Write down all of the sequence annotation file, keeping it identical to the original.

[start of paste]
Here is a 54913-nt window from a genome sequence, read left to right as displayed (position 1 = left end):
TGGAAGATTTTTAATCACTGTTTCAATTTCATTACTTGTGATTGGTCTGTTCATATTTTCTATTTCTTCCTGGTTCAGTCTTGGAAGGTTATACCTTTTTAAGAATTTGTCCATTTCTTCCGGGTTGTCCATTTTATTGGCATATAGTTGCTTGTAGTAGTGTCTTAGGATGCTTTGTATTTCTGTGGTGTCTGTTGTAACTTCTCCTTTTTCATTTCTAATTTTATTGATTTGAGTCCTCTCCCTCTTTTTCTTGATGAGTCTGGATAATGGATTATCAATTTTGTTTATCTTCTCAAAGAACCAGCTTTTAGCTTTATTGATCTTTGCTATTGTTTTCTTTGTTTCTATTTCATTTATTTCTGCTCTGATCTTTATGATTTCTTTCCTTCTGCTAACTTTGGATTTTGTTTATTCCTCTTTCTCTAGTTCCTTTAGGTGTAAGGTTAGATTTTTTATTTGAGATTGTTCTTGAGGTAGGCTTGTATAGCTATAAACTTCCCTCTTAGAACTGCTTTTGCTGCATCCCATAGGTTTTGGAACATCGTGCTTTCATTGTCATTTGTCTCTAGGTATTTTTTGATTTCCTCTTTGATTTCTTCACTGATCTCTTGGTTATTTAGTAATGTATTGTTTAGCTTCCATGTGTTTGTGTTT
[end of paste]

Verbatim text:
Here is a 54913-nt window from a genome sequence, read left to right as displayed (position 1 = left end):
TGGAAGATTTTTAATCACTGTTTCAATTTCATTACTTGTGATTGGTCTGTTCATATTTTCTATTTCTTCCTGGTTCAGTCTTGGAAGGTTATACCTTTTTAAGAATTTGTCCATTTCTTCCGGGTTGTCCATTTTATTGGCATATAGTTGCTTGTAGTAGTGTCTTAGGATGCTTTGTATTTCTGTGGTGTCTGTTGTAACTTCTCCTTTTTCATTTCTAATTTTATTGATTTGAGTCCTCTCCCTCTTTTTCTTGATGAGTCTGGATAATGGATTATCAATTTTGTTTATCTTCTCAAAGAACCAGCTTTTAGCTTTATTGATCTTTGCTATTGTTTTCTTTGTTTCTATTTCATTTATTTCTGCTCTGATCTTTATGATTTCTTTCCTTCTGCTAACTTTGGATTTTGTTTATTCCTCTTTCTCTAGTTCCTTTAGGTGTAAGGTTAGATTTTTTATTTGAGATTGTTCTTGAGGTAGGCTTGTATAGCTATAAACTTCCCTCTTAGAACTGCTTTTGCTGCATCCCATAGGTTTTGGAACATCGTGCTTTCATTGTCATTTGTCTCTAGGTATTTTTTGATTTCCTCTTTGATTTCTTCACTGATCTCTTGGTTATTTAGTAATGTATTGTTTAGCTTCCATGTGTTTGTGTTT